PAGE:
Boost C++ Libraries of the most highly regarded and expertly designed C++ library projects in the world. Herb Sutter and Andrei Alexandrescu, C++ Coding Standards

This is the documentation for an old version of Boost. Click here to view this page for the latest version.

Fixture models

Several fixture interfaces are supported by the Unit Test Framework. The choice of the interface depends mainly on the usage of the fixture.

Fixture class model

The Unit Test Framework defines the generic fixture class model as follows:

struct <fixture-name>{
  <fixture-name>();      // setup function
  ~<fixture-name>();     // teardown function

In other words a fixture is expected to be implemented as a class where the class constructor serves as a setup method and class destructor serves as teardown method.

The class model above has some limitations though:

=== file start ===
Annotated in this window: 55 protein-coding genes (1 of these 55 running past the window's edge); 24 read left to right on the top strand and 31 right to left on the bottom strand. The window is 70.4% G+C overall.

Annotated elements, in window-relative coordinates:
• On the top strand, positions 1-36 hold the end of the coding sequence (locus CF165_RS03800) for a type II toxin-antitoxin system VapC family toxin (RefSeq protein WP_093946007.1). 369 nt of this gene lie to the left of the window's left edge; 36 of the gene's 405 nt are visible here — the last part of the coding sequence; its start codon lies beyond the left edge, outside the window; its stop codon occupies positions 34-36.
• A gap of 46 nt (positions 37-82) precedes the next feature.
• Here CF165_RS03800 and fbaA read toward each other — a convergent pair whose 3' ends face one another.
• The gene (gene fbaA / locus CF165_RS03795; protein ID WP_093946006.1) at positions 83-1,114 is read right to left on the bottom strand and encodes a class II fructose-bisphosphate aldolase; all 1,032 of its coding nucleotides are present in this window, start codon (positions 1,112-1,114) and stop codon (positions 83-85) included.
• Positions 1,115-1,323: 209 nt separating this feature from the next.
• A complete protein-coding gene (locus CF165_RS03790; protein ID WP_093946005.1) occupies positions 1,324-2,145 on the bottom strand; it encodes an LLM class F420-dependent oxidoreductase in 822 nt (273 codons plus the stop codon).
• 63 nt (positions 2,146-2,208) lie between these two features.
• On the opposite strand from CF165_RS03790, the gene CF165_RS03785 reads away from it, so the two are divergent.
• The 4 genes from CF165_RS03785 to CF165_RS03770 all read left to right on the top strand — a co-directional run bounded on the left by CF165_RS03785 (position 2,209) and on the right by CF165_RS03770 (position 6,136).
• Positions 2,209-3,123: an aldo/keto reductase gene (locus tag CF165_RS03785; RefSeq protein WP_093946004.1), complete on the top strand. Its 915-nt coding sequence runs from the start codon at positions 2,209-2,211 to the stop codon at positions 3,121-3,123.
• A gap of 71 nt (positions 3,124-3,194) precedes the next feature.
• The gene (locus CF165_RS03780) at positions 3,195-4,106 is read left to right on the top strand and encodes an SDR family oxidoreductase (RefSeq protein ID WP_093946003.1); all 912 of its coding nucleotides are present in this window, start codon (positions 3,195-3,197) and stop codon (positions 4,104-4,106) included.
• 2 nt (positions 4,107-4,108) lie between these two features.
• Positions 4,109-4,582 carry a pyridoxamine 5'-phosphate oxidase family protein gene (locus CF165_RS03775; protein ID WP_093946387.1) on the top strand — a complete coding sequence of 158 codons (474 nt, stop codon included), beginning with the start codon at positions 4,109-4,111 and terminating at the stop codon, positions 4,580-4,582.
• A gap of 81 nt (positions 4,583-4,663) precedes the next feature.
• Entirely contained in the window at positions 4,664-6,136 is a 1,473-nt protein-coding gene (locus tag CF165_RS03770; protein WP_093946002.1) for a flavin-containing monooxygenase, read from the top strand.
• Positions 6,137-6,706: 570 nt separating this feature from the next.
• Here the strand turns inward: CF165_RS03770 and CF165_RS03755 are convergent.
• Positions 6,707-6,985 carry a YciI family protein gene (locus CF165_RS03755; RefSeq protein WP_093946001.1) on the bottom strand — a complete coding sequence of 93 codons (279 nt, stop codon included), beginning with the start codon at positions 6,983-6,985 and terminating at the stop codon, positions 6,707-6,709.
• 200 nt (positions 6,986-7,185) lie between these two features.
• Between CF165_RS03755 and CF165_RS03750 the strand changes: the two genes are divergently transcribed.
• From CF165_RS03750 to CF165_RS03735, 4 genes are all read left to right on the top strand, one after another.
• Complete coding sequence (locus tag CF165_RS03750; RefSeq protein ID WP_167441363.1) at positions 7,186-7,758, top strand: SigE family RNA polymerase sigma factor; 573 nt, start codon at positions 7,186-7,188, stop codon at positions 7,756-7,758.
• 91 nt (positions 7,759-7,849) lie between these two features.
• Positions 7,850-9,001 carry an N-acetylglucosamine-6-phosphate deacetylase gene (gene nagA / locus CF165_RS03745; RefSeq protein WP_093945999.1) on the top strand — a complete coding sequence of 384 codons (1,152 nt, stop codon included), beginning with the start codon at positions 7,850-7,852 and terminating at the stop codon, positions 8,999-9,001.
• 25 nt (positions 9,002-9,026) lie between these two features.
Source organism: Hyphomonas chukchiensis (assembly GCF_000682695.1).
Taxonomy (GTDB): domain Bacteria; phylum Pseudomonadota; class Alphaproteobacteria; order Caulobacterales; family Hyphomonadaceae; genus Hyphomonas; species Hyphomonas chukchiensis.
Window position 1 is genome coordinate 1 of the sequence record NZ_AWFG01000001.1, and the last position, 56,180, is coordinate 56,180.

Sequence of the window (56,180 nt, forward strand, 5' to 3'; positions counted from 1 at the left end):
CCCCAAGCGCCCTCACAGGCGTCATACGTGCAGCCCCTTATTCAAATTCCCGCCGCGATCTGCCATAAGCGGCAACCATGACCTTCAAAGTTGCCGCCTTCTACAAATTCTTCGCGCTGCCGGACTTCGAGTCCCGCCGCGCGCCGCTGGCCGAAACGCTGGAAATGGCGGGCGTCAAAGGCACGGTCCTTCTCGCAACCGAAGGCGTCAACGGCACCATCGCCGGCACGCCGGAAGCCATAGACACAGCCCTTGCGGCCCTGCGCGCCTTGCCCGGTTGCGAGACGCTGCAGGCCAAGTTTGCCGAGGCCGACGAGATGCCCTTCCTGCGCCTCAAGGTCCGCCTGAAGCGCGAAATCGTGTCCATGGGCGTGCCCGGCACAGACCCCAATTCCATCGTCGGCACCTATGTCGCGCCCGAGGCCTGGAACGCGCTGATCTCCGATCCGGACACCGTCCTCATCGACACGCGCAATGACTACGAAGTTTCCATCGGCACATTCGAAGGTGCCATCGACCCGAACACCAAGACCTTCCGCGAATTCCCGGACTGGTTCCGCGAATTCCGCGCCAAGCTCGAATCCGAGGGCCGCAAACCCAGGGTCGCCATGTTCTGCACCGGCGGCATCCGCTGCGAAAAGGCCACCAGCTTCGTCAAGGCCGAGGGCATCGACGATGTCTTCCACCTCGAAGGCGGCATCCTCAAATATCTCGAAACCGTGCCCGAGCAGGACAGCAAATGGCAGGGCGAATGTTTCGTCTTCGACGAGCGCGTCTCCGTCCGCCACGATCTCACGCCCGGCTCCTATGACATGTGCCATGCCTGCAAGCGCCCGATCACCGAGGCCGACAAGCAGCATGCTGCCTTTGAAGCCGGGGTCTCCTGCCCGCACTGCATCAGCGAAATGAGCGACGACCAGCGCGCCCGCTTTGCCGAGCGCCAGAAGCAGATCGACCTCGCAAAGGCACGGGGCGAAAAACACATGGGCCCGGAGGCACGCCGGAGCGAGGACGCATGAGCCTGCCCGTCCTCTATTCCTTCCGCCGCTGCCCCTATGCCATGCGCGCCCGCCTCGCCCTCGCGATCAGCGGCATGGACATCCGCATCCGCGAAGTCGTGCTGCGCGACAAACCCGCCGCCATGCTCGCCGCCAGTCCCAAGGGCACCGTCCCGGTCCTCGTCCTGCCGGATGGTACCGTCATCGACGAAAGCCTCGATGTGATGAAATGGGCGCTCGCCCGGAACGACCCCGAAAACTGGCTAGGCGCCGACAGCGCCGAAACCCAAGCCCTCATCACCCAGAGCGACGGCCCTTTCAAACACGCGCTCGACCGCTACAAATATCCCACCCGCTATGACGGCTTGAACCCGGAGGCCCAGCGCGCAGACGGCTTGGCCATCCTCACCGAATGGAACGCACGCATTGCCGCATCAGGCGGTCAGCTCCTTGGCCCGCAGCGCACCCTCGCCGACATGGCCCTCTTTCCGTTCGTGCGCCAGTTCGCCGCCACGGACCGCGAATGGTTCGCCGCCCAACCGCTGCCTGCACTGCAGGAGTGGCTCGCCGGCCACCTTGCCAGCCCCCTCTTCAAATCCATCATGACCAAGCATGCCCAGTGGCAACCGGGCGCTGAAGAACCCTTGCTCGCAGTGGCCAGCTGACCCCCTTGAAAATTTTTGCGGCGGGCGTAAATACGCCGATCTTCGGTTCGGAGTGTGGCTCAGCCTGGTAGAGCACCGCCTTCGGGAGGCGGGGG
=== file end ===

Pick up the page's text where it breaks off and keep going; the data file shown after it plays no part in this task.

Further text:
This is why the Unit Test Framework also supports (Boost 1.65 on) optional setup and/or teardown functions as follow:

struct <fixture-name>{
  <fixture-name>();      // ctor
  ~<fixture-name>();     // dtor
  void setup();          // setup, optional
  void teardown();       // teardown, optional
[Note] Note

As mentioned, the declaration/implementation of the setup and teardown are optional: the Unit Test Framework will check the existence of those and will call them adequately. However in C++98, it is not possible to detect those declaration in case those are inherited (it works fine for compiler supporting auto and decltype).

This model is expected from fixtures used with BOOST_FIXTURE_TEST_CASE and BOOST_FIXTURE_TEST_SUITE.

Flexible models

In addition to BOOST_FIXTURE_TEST_CASE and BOOST_FIXTURE_TEST_SUITE the Unit Test Framework allows to associate fixture with test unit using the decorator fixture. This decorator supports additional models for declaring the setup and teardown:

For complete example of test module which uses these models please check decorator fixture.